## Plane and spherical trigonometry. [With] Solutions of problems |

### Other editions - View all

Plane and Spherical Trigonometry. [With] Solutions of Problems Henry William Jeans No preview available - 2015 |

Plane and Spherical Trigonometry. [with] Solutions of Problems Henry William Jeans No preview available - 2018 |

### Common terms and phrases

a+log algebraic sign apply Astronomy base Calculation called circle containing corresponding cosec cosine decimal determine difference distance divide equal equation EXAMPLES feet figure find the value formula fraction given angle given sides greater than 90 half half the sum HAVERSINES height hence horizontal ithms known less than 90 logarithm look mark means measured METHOD middle miles namely natural number natural versines Nautical Navigation nearest second negative numerical value objects observed positive Problems proper proportion quantity quired reduced rejecting remainder required angle required the angles result right-angled triangle root RULE sine solution solved spherical triangle ABC student subtract supplement tables taken tangent triangle ABC trigonometrical ratio Trigonometry x=log yards دو وو

### Popular passages

Page 57 - EULE VIII. — SECOND METHOD, WITHOUT HAVERSINES. Three sides of a spherical triangle being given, to find an angle. Put down the two sides containing the required angle, * A spherical triangle is that part of the surface of a sphere which is bounded by arcs of three great circles, that is, three circles whose planes pass through the centre of the sphere. The three arcs are the sides of the triangles ; and any one of its angles is the same as the inclination of the planes of the r.ides containing...

Page 12 - Hence, if we find the logarithm of the dividend, and from it subtract the logarithm of the divisor, the remainder will be the logarithm of the quotient. This additional caution may be added. The difference of the logarithms, as here used, means the algebraic difference ; so that, if the logarithm of the divisor...

Page 56 - RULE. from half the sum of the three sides, subtract each side separately; multiply the half sum and the three remainders together, and the square root of the product will be the area required.

Page 54 - Heath,* believe that he probably discovered the theorem that bears his name, to the effect that, in a right-angled triangle, the square on the side opposite the right angle is equal to the sum of the squares on the other two sides.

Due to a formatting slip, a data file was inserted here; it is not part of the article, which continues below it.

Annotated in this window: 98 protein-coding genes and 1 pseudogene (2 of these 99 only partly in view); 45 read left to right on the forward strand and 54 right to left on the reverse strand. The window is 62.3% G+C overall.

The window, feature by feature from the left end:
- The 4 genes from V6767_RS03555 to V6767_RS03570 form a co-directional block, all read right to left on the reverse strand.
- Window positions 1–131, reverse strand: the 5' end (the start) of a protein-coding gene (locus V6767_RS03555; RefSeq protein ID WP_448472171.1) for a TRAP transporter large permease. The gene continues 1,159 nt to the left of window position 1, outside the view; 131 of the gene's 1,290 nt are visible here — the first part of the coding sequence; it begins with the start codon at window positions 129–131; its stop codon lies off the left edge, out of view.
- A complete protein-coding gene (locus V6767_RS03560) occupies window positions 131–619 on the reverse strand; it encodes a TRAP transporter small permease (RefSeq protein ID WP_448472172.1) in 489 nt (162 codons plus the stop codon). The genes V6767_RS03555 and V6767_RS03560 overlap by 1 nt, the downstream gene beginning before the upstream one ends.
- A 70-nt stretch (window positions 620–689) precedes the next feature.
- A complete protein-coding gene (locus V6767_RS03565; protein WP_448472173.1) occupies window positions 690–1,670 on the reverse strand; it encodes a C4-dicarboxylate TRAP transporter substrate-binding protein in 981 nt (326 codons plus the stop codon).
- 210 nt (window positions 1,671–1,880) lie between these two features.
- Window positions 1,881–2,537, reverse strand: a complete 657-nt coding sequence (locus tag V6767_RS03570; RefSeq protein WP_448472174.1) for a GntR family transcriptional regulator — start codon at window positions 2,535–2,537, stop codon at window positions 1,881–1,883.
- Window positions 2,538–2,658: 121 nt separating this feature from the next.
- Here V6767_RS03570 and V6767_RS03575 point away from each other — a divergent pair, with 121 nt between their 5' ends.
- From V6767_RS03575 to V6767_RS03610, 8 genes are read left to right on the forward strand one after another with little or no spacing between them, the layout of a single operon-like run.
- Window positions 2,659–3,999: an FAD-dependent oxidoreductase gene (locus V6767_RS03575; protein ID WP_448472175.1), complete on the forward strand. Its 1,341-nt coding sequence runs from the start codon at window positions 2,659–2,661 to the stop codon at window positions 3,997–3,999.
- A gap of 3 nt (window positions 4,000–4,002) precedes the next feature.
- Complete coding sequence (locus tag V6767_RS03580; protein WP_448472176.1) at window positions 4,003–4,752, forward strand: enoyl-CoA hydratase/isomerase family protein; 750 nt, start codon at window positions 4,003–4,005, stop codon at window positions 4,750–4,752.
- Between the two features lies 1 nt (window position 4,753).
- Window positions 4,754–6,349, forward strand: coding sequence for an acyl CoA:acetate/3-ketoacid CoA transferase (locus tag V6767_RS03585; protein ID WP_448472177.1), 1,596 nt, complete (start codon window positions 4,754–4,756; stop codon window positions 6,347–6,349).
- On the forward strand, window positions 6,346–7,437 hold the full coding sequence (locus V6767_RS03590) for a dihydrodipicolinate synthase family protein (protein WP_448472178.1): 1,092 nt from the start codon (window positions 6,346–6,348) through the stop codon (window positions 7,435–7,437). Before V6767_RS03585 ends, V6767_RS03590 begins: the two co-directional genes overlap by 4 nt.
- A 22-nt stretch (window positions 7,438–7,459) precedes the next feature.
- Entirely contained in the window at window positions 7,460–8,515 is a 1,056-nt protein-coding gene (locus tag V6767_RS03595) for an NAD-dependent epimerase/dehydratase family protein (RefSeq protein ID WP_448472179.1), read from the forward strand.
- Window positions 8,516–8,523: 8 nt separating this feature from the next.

Page 22 - The logarithm of a quotient is equal to the logarithm of the dividend diminished by the logarithm of the divisor.

Page 22 - In any system, the logarithm of any power of a quantity is equal to the logarithm of the quantity multiplied by the exponent of the power. Assume the equation a

Page 13 - Multiply the logarithm of the number given by the proposed index of the power, and the product will be the logarithm of the power sought Note. In multiplying a logarithm with a negative index by any affirmative number, the product will be negative. — But what is to be carried from the...

Page 63 - AB'C, each corresponding with the conditions of the problem. 3. Given the angle A 116°, the opposite side a 38, and the side b 26 ; to construct the triangle. 171. PROB. III. Two sides and the included angle being given ; to find the other side and angles. Draw one of the given sides. From one end of it lay off the given angle, and draw the other given side. Then connect the extremities of this and the first line. Ex. 1. Given the angle A (Fig. 30.) 26° 14', the side b 78, and the side c 106 ;...

Page 11 - .... -6945 7-875061 „ .... -00000075 3-602060 „ .... -004 2-394452 „ .... -0248 EULE V. Multiplication by logarithms. (14). Take out the logarithms of the given numbers from the tables ; add them together : their sum will be the logarithm of the product of the given numbers ; the natural number corresponding to which is therefore the product required.* * In Part II. it is shown that log.

Page 55 - A=56° 29' 15" c=1177 C=33 30 45 B=90° 6=2132-1 EULE VI. Two sides and the included angle of a plane triangle being given, to find the area. Add together the logarithms of the two given sides, and log. sine of the given angle; the sum, rejecting 10 in the index, will be the logarithm of twice the required area.* EXAMPLE. Given a=798, 6=460, and C=55° 2